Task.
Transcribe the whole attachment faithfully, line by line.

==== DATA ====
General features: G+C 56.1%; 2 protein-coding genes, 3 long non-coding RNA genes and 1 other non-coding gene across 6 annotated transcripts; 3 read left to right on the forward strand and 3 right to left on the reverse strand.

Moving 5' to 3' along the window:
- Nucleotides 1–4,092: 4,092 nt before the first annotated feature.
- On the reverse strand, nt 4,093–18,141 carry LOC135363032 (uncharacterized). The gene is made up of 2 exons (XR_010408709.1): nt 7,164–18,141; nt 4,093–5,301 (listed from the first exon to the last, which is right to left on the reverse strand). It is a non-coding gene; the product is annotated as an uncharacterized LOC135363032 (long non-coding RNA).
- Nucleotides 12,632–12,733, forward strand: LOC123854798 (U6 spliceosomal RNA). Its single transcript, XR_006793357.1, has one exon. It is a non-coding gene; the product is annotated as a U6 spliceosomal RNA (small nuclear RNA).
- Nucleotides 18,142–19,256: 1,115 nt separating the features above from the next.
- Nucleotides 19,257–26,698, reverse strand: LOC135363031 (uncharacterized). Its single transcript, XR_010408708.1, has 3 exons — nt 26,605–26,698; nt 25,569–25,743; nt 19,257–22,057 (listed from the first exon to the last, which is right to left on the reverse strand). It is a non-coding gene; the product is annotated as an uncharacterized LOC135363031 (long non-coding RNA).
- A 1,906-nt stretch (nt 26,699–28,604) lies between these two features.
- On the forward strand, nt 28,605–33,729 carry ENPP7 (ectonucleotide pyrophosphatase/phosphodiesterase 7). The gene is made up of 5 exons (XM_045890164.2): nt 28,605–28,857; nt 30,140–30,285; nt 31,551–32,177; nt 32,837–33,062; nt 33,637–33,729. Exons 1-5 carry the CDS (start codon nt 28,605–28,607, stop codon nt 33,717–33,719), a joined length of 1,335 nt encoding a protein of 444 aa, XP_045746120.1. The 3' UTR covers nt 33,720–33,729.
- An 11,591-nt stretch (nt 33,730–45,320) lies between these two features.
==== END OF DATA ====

General features: G+C 56.1%; 2 protein-coding genes, 3 long non-coding RNA genes and 1 other non-coding gene across 6 annotated transcripts; 3 read left to right on the forward strand and 3 right to left on the reverse strand.

Moving 5' to 3' along the window:
- Nucleotides 1–4,092: 4,092 nt before the first annotated feature.
- On the reverse strand, nt 4,093–18,141 carry LOC135363032 (uncharacterized). The gene is made up of 2 exons (XR_010408709.1): nt 7,164–18,141; nt 4,093–5,301 (listed from the first exon to the last, which is right to left on the reverse strand). It is a non-coding gene; the product is annotated as an uncharacterized LOC135363032 (long non-coding RNA).
- Nucleotides 12,632–12,733, forward strand: LOC123854798 (U6 spliceosomal RNA). Its single transcript, XR_006793357.1, has one exon. It is a non-coding gene; the product is annotated as a U6 spliceosomal RNA (small nuclear RNA).
- Nucleotides 18,142–19,256: 1,115 nt separating the features above from the next.
- Nucleotides 19,257–26,698, reverse strand: LOC135363031 (uncharacterized). Its single transcript, XR_010408708.1, has 3 exons — nt 26,605–26,698; nt 25,569–25,743; nt 19,257–22,057 (listed from the first exon to the last, which is right to left on the reverse strand). It is a non-coding gene; the product is annotated as an uncharacterized LOC135363031 (long non-coding RNA).
- A 1,906-nt stretch (nt 26,699–28,604) lies between these two features.
- On the forward strand, nt 28,605–33,729 carry ENPP7 (ectonucleotide pyrophosphatase/phosphodiesterase 7). The gene is made up of 5 exons (XM_045890164.2): nt 28,605–28,857; nt 30,140–30,285; nt 31,551–32,177; nt 32,837–33,062; nt 33,637–33,729. Exons 1-5 carry the CDS (start codon nt 28,605–28,607, stop codon nt 33,717–33,719), a joined length of 1,335 nt encoding a protein of 444 aa, XP_045746120.1. The 3' UTR covers nt 33,720–33,729.
- An 11,591-nt stretch (nt 33,730–45,320) lies between these two features.